but rather a necessary quantum leap for everyone to make  
    unabling a possibility to pave the way to a higher understanding of what our core nature is  
    and bringing  it from the darkest corners of oblivion it fell into back into full presence.

    The whole world may not change in the blink of an eye .
    But once Love frees itself from it's chains
    Once core nature is restored
    Prepare for miracles.
    For every spark of life is a gift.

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    mudra

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    Re: Palestine Now

    Post  mudra on Tue Jul 29, 2014 3:45 pm



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    Jenetta

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    Re: Palestine Now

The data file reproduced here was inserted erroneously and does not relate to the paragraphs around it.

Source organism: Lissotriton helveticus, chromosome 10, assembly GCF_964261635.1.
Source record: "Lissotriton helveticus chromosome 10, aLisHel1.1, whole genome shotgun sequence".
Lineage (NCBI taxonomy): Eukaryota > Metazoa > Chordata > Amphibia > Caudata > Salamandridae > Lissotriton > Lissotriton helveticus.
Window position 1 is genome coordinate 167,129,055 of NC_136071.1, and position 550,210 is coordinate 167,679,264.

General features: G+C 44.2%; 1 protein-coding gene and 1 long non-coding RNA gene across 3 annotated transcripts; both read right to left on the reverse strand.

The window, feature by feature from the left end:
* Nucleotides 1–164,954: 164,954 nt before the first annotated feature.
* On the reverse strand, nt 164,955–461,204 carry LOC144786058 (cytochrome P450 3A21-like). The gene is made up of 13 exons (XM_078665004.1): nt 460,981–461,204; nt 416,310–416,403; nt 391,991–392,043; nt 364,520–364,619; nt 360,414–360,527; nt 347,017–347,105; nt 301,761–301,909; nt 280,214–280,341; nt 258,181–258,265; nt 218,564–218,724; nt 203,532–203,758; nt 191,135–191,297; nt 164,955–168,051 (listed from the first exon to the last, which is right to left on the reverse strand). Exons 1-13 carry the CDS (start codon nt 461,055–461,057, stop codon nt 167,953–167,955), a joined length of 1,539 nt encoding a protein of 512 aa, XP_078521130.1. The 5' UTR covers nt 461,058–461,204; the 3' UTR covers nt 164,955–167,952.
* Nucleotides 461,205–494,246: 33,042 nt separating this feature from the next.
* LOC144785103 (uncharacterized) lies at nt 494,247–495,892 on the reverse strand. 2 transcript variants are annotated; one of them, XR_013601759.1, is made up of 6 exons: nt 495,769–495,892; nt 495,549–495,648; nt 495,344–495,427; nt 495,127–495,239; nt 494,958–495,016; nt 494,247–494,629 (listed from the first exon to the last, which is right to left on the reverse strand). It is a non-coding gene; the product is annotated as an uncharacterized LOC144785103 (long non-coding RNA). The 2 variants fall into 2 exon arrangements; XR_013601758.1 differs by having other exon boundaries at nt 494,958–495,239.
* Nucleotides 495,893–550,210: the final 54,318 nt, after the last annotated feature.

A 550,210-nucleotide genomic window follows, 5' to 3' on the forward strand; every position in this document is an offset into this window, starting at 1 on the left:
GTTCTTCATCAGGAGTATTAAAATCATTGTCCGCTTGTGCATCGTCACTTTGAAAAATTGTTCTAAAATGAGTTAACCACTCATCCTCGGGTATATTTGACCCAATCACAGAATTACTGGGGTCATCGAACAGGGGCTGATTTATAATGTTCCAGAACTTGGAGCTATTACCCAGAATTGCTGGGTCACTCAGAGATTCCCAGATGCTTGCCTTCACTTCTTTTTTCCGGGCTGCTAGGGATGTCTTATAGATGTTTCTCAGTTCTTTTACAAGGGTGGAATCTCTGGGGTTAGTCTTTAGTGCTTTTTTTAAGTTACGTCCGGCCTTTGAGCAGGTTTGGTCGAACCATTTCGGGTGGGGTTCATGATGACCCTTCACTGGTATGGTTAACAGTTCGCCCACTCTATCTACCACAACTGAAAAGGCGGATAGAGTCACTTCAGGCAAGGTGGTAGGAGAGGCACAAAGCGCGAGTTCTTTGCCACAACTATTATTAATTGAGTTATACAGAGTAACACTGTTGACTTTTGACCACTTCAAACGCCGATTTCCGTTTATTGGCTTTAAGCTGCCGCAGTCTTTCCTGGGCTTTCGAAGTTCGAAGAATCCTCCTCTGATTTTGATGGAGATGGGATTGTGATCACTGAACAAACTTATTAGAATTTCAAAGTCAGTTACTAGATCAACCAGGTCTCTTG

Post  Jenetta on Wed Jul 30, 2014 11:03 pm

    RedEzra wrote:The Ottoman Empire had been in control of the Middle East since the 16th century. And in 1867 Mark Twain visited what is today known as Israel and described a desolate country devoid of both vegetation and human population.


    http://zionismandisrael.wordpress.com/2008/08/28/mark-twain-in-the-holy-land/

    "... A desolate country whose soil is rich enough, but is given over wholly to weeds... a silent mournful expanse... a desolation... we never saw a human being on the whole route... hardly a tree or shrub anywhere. Even the olive tree and the cactus, those fast friends of a worthless soil, had almost deserted the country."

    "A fast walker could go outside the walls of Jerusalem and walk entirely around the city in an hour. I do not know how else to make one understand how small it is."


    During WWI british intelligence officer T. E. Lawrence encouraged an Arab revolt and capture of Ottoman Turks land in the Levant. And so the Arabs flooded what was a wilderness and a British census of 1918 estimated 700,000 Arabs and 56,000 Jews in the area.